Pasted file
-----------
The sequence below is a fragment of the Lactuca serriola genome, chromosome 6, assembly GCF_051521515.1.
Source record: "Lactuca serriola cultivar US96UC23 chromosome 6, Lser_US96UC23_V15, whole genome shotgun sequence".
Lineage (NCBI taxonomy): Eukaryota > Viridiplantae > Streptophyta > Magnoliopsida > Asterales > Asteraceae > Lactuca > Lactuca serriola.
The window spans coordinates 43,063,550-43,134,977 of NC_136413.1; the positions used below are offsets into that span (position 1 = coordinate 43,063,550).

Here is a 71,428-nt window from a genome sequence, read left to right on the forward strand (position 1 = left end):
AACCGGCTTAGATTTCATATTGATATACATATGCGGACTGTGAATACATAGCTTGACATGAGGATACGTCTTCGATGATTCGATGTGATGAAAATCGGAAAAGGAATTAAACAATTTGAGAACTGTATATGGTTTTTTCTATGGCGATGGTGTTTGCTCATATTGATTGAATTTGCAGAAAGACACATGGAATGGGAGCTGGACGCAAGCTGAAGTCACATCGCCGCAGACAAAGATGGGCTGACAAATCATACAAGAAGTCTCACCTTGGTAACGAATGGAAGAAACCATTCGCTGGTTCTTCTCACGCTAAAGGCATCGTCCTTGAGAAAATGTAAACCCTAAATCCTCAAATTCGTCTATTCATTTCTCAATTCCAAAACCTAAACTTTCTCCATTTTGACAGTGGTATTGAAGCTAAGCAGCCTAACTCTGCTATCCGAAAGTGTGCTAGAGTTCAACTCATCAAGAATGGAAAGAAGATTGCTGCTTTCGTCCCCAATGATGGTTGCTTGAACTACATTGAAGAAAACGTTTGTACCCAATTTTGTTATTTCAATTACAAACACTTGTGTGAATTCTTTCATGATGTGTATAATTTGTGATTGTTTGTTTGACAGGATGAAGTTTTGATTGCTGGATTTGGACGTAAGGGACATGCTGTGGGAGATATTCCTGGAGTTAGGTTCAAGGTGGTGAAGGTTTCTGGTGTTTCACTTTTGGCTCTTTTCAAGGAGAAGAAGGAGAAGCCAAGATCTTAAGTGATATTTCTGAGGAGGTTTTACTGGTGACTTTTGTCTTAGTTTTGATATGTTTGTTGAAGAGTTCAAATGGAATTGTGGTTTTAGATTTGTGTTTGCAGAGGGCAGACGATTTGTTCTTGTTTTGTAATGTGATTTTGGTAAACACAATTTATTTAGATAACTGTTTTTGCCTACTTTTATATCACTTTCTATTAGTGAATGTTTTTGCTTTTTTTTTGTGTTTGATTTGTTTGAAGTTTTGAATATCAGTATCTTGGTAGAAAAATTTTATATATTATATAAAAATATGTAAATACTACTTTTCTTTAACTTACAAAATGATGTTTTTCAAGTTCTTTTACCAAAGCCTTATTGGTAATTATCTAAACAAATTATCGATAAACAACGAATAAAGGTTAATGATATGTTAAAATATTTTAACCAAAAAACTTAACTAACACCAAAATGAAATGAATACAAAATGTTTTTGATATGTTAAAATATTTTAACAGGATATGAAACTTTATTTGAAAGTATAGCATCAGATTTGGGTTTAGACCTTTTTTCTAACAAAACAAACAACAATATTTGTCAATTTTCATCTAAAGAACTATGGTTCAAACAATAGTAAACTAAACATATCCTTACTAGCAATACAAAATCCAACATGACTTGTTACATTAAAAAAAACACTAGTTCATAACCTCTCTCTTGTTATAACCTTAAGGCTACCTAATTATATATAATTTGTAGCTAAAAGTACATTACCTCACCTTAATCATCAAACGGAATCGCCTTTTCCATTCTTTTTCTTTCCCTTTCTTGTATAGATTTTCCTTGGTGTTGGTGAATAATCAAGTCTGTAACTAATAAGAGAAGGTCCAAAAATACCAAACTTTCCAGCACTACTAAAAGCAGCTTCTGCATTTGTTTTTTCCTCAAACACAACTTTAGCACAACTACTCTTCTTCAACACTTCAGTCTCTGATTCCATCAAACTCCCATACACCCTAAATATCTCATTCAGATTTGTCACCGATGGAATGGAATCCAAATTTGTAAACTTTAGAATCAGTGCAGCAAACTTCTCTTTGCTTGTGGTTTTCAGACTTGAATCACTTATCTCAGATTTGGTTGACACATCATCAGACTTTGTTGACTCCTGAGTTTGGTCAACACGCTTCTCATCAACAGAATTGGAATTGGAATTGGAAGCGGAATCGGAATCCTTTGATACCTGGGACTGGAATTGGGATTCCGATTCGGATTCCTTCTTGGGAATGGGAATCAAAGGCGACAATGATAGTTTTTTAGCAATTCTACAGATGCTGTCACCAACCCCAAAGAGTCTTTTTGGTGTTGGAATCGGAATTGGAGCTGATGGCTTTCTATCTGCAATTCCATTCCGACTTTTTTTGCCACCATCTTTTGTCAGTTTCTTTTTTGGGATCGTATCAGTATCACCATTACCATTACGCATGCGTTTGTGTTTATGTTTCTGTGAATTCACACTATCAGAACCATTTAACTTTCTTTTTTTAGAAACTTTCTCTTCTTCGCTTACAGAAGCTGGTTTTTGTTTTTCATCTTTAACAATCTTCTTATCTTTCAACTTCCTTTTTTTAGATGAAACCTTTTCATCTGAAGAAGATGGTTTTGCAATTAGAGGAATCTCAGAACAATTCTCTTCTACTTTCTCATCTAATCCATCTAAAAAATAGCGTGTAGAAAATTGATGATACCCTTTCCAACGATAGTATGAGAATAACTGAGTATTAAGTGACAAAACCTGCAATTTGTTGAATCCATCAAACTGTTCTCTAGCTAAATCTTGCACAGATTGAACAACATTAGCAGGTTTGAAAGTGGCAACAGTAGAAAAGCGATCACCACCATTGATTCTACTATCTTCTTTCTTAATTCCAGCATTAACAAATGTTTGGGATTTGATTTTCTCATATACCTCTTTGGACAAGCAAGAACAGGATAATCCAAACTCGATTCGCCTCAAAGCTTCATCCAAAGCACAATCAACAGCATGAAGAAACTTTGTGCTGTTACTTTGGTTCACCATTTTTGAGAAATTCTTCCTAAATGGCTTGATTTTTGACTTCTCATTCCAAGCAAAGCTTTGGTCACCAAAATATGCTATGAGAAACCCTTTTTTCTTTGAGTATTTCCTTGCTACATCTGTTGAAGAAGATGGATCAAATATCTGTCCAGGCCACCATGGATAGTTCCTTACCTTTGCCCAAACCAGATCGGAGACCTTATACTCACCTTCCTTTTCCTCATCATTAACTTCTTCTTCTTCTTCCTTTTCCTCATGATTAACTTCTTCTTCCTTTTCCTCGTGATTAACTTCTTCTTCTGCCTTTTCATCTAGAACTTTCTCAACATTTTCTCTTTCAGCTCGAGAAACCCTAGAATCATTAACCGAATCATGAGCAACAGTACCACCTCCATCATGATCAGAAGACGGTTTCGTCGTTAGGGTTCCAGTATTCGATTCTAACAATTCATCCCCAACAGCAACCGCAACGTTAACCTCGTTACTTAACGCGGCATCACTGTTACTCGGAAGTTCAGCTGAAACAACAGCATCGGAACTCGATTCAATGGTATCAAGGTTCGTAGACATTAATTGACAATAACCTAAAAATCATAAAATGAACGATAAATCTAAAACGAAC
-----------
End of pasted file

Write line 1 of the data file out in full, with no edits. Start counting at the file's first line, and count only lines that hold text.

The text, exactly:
The sequence below is a fragment of the Lactuca serriola genome, chromosome 6, assembly GCF_051521515.1.